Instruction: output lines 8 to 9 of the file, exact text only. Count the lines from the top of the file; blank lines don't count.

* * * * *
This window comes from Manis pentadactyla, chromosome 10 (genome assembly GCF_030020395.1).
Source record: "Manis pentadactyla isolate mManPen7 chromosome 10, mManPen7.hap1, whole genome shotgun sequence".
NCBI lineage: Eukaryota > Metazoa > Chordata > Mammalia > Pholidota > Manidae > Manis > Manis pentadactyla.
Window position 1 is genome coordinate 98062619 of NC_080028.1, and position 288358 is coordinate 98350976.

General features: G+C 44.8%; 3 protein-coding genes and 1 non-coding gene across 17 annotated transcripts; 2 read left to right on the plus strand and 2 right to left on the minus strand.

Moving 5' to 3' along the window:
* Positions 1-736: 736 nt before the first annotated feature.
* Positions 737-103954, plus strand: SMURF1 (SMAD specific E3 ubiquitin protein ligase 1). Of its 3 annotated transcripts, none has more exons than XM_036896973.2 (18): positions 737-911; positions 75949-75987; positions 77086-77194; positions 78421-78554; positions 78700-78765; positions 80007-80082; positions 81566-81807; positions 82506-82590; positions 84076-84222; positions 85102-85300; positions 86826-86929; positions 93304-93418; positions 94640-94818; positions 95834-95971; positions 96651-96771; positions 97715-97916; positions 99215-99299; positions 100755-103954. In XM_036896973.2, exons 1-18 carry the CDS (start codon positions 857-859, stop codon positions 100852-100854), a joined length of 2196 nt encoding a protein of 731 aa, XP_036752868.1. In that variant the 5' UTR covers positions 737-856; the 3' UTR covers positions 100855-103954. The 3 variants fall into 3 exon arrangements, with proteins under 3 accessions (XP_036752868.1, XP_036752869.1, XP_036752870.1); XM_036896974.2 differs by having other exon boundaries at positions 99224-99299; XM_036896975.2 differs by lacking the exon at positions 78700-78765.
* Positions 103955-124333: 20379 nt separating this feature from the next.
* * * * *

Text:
* Positions 737-103954, plus strand: SMURF1 (SMAD specific E3 ubiquitin protein ligase 1). Of its 3 annotated transcripts, none has more exons than XM_036896973.2 (18): positions 737-911; positions 75949-75987; positions 77086-77194; positions 78421-78554; positions 78700-78765; positions 80007-80082; positions 81566-81807; positions 82506-82590; positions 84076-84222; positions 85102-85300; positions 86826-86929; positions 93304-93418; positions 94640-94818; positions 95834-95971; positions 96651-96771; positions 97715-97916; positions 99215-99299; positions 100755-103954. In XM_036896973.2, exons 1-18 carry the CDS (start codon positions 857-859, stop codon positions 100852-100854), a joined length of 2196 nt encoding a protein of 731 aa, XP_036752868.1. In that variant the 5' UTR covers positions 737-856; the 3' UTR covers positions 100855-103954. The 3 variants fall into 3 exon arrangements, with proteins under 3 accessions (XP_036752868.1, XP_036752869.1, XP_036752870.1); XM_036896974.2 differs by having other exon boundaries at positions 99224-99299; XM_036896975.2 differs by lacking the exon at positions 78700-78765.
* Positions 103955-124333: 20379 nt separating this feature from the next.